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Saturday, Aug. 27, 2016

Ample supply of flu shots expected

Tuesday, September 16, 2008

As many as 143 to 146 million doses to be manufactured

SIKESTON -- With an all-time high supply of the influenza vaccine projected to be manufactured, people shouldn't have any trouble finding somewhere to get their flu shots this year.

"We anticipate no shortage. We have an ample supply, and we don't anticipate any problems," said Susan Kneeskern, public health consultant nurse for Missouri Department of Health and Senior Services in Jefferson City.

Vaccine manufacturer's are projecting as many as 143 million to 146 million doses of influenza vaccine will be manufactured for the United States during the 2008-2009 influenza season, according to Centers for Disease Control and Prevention. If they prove true, these figures would be a record for the number of doses of influenza vaccine administered in a season.

This year's flu vaccine protects against the three main flu strains that research indicates will cause the most illnesses during the flu season, the CDC said. Some might recall last season when a flu outbreak occurred in a strain that wasn't included in the vaccine.

"Last year was a bit different, but still, even for those who chose to get the flu vaccines, their symptoms were much less than those who didn't get the vaccine," Kneeskern said. "It's still always a benefit to get the vaccine because manufacturers do try to create the vaccine they feel will be most effective."

And the benefits of the vaccine far outweigh the risks, Kneeskern said.

Scott County Health Department will begin administering flu shots Tuesday with several other flu shot clinics scheduled for this month.

"We have plenty of vaccine," said Scott County Health Department nurse practitioner Kay Griffin. "Right now the vaccine we have is for those 4 years and older. We're still waiting on the vaccine for those 6 months and older."

October is the best time to get the flu shot, but the vaccine has arrived so the health department is administering shots this month, Griffin said.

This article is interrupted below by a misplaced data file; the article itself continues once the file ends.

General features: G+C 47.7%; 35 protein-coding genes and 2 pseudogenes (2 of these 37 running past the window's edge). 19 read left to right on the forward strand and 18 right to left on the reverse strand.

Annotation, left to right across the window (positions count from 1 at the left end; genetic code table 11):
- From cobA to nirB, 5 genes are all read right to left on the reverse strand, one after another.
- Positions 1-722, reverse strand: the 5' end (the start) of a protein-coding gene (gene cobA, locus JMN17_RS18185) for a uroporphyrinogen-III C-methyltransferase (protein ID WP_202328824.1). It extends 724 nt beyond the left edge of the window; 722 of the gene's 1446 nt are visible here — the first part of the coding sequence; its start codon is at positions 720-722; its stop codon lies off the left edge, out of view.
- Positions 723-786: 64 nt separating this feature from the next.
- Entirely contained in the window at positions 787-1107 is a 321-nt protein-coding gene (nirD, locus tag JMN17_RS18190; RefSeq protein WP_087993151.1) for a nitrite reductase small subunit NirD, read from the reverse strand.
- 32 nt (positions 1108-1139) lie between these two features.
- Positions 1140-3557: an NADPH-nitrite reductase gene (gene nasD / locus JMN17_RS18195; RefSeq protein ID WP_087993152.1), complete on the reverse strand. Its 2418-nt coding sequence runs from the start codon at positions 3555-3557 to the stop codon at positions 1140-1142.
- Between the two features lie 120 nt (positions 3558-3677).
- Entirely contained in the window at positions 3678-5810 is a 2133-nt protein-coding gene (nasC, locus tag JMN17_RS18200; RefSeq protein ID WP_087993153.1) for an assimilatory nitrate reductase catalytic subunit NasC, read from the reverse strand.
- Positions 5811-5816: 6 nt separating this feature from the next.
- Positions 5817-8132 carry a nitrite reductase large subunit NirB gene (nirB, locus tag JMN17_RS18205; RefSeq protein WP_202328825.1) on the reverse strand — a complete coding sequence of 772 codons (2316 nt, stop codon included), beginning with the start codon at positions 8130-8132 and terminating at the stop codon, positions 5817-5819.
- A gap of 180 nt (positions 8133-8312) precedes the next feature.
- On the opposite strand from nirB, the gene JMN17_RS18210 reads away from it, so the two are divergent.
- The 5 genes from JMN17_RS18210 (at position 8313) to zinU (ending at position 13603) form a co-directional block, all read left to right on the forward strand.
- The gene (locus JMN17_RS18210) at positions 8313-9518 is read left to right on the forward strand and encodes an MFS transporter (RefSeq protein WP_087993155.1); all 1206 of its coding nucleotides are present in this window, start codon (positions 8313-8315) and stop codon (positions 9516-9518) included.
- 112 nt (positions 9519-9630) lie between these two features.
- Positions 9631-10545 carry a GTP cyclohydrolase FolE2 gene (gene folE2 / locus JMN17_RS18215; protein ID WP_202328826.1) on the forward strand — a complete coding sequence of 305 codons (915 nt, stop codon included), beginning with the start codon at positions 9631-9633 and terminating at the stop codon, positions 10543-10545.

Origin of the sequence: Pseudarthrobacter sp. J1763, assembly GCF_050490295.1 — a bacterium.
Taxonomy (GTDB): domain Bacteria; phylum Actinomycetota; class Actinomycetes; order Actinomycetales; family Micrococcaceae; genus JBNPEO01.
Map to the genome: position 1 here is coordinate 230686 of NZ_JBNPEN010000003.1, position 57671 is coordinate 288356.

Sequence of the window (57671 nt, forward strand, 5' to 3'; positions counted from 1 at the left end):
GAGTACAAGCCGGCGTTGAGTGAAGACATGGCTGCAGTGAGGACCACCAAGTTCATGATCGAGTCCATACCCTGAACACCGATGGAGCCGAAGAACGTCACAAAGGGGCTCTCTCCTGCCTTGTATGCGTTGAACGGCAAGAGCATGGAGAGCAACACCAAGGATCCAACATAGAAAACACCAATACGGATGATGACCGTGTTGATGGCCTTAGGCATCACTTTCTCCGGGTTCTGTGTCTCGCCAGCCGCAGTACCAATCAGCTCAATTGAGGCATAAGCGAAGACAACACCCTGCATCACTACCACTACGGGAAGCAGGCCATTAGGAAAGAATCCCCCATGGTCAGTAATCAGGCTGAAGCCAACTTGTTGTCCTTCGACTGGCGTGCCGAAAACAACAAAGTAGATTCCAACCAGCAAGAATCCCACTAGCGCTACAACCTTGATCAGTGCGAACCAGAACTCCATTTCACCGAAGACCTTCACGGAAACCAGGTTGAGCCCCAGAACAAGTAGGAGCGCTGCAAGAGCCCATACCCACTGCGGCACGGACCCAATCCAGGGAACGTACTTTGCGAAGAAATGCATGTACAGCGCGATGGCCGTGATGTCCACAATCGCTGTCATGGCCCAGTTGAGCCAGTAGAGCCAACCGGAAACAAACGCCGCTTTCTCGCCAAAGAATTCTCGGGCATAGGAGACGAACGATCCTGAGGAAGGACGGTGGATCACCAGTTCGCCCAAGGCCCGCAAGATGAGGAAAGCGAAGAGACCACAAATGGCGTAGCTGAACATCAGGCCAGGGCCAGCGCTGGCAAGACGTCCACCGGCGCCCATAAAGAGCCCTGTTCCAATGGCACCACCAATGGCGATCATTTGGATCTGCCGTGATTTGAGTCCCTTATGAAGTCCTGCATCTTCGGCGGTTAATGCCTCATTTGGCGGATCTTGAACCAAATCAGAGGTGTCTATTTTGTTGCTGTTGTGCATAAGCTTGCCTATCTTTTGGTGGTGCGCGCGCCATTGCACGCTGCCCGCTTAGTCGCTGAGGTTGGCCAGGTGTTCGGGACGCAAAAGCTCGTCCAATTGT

"Not every health department or doctor's office has the vaccine right now. We got it earlier and wanted to get a head start so we're ready to go with it," Griffin said.

Health officials said New Madrid County Health Department would begin administering flu shots in mid-October while Mississippi County Health Department will start giving the vaccine Oct. 6 in Charleston and Oct. 9 in East Prairie.

Flu season most often peaks in January or February, or later so people not able to get their vaccine in the fall, vaccination in December and beyond is beneficial in most years, the CDC said.

Kneeskern said she encourages everyone to get vaccinated for the flu.

"People don't have to be in a high-risk group to get the flu shot. Getting the vaccination not only benefits those who get the flu shot, but also we're protecting those who are at risk, such as very small children," Kneeskern said.

Anyone who is in group contact or in close contact should also consider getting the vaccine, Griffin said.

Besides the vaccine, there are other preventive measures people can take to avoid contracting the flu.

"Good hand washing is the best prevention, and small children aren't the best at washing their hands," Griffin noted.

Nikki Vaught, health services coordinator for the Sikeston R-6 School District, agreed.

Vaught said she encourages both children and adults to wash their hands more frequently and have hand sanitizer with them when soap isn't available.

Getting shots as soon as the vaccine is available may be most important for children who are being vaccinated against the flu for the first time. These children, who must be at least 6 months old, need to get two doses of flu vaccine at least four weeks apart, the CDC said.

"In years past, we didn't encourage kids to have the flu shot except for kids with chronic illnesses like asthma and diabetes, but this year we're focusing a lot on kids getting the flu vaccine," Vaught said. "We are highly encouraging children ages 4 and up to get the vaccine."

Protection provided by the flu vaccine lasts about a year, the CDC said.